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  • Ah! You have "out1m" rather than "outm1". Hmmm, maybe I should make that also acceptable.

    Incidentally, in most case you can just write this: "outm=matched#.fq" which will be translated to "outm=matched1.fq outm2=matched2.fq", to shorten the command lines. You can do that for input also.

    Comment


    • I was thinking out1= and out1m= would be the logical pair. Should have tried the other way.

      Can you add the info above to the original post on page 1 when you have a chance (I refer to the examples there when I am looking for something new and many probably look at that first post too)?

      Comment


      • OK, I updated it.

        Comment


        • I'd like to make a brief suggestion, thought it's obviously not important in the grand scheme.

          I thought it would be nice if there was a batch setting for BBDuk. Currently, I have 48 fastq files all with nice name (Sample1.fq, Sample2.fq, etc).

          It would be great if I could run something like:

          bbduk.sh -Xmx1g batchdir=/fastqDir in=<>.fq out=<>.clean.fq ref=adapters.fa ktrim=r k=28 mink=12 hdist=1

          Basically, if your FASTQ files organized and each will be treated identically, allow BBDuk to batch process them and change the input and output names automatically.

          Great tool!

          Comment


          • Just making a practical suggestion (not directly related to your request).

            Rather than sequentially processing your files via a single command, if you have access to a cluster write a simple shell/job submit script to do 48 parallel submissions so you can be more efficient.

            I won't be surprised if BBTools has such a setting already (that Brian may not have elaborated on so far ).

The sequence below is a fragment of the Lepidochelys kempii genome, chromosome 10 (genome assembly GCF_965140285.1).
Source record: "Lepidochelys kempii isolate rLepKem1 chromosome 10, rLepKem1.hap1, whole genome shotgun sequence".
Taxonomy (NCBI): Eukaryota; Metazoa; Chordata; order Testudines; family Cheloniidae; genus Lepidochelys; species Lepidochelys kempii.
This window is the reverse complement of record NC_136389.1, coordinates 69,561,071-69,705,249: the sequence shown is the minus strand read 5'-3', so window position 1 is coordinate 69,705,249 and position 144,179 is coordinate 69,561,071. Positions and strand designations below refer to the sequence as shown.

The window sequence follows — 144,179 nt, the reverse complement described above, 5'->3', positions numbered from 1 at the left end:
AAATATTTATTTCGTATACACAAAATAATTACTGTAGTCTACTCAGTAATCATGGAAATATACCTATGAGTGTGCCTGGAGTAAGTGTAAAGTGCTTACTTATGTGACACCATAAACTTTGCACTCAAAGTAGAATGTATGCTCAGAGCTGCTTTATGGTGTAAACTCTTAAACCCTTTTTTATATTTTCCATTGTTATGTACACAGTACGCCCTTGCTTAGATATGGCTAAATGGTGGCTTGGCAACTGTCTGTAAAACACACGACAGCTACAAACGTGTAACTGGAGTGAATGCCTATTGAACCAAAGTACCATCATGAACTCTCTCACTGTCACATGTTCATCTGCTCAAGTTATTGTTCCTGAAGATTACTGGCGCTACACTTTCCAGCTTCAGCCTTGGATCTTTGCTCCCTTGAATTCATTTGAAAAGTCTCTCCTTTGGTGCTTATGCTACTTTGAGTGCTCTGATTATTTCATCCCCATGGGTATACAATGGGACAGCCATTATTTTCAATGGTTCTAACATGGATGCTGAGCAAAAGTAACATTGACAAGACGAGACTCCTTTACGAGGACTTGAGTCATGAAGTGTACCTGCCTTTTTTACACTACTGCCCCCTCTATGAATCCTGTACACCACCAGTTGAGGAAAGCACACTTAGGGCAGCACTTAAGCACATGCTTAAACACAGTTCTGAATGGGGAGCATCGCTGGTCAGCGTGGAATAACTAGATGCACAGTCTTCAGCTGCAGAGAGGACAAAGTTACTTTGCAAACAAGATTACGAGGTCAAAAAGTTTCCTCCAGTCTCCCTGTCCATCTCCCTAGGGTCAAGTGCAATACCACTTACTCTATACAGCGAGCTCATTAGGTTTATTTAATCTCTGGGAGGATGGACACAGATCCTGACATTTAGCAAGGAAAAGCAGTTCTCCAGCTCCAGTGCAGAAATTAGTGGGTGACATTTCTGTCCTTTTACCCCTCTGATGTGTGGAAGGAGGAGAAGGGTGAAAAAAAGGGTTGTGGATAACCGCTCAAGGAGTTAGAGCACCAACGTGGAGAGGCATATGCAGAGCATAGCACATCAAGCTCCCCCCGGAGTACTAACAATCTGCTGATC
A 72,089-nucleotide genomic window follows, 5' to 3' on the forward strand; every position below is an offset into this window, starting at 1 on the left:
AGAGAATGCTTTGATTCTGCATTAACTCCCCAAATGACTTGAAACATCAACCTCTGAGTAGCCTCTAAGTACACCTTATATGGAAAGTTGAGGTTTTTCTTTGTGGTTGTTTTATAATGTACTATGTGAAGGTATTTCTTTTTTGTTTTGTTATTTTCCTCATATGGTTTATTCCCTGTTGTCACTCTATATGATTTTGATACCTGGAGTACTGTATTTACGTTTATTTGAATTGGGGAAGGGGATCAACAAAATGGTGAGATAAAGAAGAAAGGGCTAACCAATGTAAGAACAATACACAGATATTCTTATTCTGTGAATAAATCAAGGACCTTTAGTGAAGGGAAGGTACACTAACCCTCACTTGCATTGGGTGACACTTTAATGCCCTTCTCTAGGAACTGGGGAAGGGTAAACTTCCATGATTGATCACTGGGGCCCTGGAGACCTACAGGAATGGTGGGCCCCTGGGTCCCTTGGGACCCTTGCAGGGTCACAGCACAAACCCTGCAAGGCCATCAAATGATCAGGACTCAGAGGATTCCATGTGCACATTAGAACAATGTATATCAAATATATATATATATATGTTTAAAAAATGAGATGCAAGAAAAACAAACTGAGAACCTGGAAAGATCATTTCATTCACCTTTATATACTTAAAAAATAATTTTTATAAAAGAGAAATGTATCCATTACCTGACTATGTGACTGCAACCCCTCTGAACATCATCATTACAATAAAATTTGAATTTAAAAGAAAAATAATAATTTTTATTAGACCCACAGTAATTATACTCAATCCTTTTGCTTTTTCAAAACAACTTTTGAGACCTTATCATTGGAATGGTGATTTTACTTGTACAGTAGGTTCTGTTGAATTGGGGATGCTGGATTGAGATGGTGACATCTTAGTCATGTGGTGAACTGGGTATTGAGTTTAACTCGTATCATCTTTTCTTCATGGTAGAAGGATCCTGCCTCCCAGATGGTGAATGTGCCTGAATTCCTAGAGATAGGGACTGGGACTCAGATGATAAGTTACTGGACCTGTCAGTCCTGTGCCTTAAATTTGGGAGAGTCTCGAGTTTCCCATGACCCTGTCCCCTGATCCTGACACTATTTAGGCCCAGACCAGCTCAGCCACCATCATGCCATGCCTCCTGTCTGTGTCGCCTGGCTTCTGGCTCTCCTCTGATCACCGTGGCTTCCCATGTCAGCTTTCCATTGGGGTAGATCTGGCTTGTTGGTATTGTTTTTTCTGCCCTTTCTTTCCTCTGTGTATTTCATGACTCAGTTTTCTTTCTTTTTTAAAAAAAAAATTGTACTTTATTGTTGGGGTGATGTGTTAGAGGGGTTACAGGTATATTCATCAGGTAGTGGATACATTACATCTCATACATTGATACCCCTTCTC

Comment


            • No such setting yet But I will consider adding it when I have time; it would be pretty useful for me, too.

              Comment


              • Originally posted by Brian Bushnell View Post
                I typically use k=25, hdist=1 for adapter trimming and removal of other short synthetic contaminant sequences, just because some of them are very short (under 30bp). For long contaminant sequences (phiX, ecoli, etc) I always use k=31 to maximize the specificity; with 100bp reads you should get a match SOMEWHERE, especially if you allow a mismatch. Note that the "mm" or "maskmiddle" flag (which defaults to true for filtering) is roughly equivalent to allowing an additional +1 hamming distance for free.
                Hi Brian,

                A couple of quick questions. Since adapters might only have small fragments attached to the ends of the reads, shouldn't we use a smaller mink? The bbduk.sh help lists a default mink=6. Also, for adapter trimming should we use some hdist2? (Say hdist2=1)?

                Comment


                • Originally posted by ysnapus View Post
                  Hi Brian,

                  A couple of quick questions. Since adapters might only have small fragments attached to the ends of the reads, shouldn't we use a smaller mink? The bbduk.sh help lists a default mink=6. Also, for adapter trimming should we use some hdist2? (Say hdist2=1)?
                  The current version has default mink listed as 0 (meaning disabled); it's trimq that's 6 by default.

                  Also, this is not really explained very well in the help, so let me state this clearly:

                  If you only set "hdist", that value will also be applied to "hdist2".
                  If you specify both "hdist" and "hdist2", they will be set independently.

                  So:

                  "hdist=2" will use 2 for both long and short kmers; "hdist=2 hdist2=1" will use 2 for long kmers and 1 for short kmers. Therefore, you don't need to set hdist2 unless you want it to be different from hdist.

                  The only reason to have "mink=11" rather than lower is to prevent false-positive trimming. At mink=6 and hdist=1, you have roughly 0.5% chance of false-positive trimming if you are using exactly one adapter sequence, which is still pretty low. It just depends on your tolerance for adapter sequence - if it's important to get rid of as much as possible, then a lower value of mink is better.

                  Normally, if the reads are a paired fragment library, I add the "tbo tpe" flags. "tbo" does a good job of getting the last few bases of adapter sequence that are too short to detect using kmer matching, down to even 1bp of adapter sequence.

                  Comment


                  • I've started to experiment with BBDuk, and I would like some help understanding the output. Initially I understood "KTrimmed" as the results of kmer adapter removal, but after playing a bit it seems "KTrimmed" sums up kmer adapter removal and other trims, at least in some situations.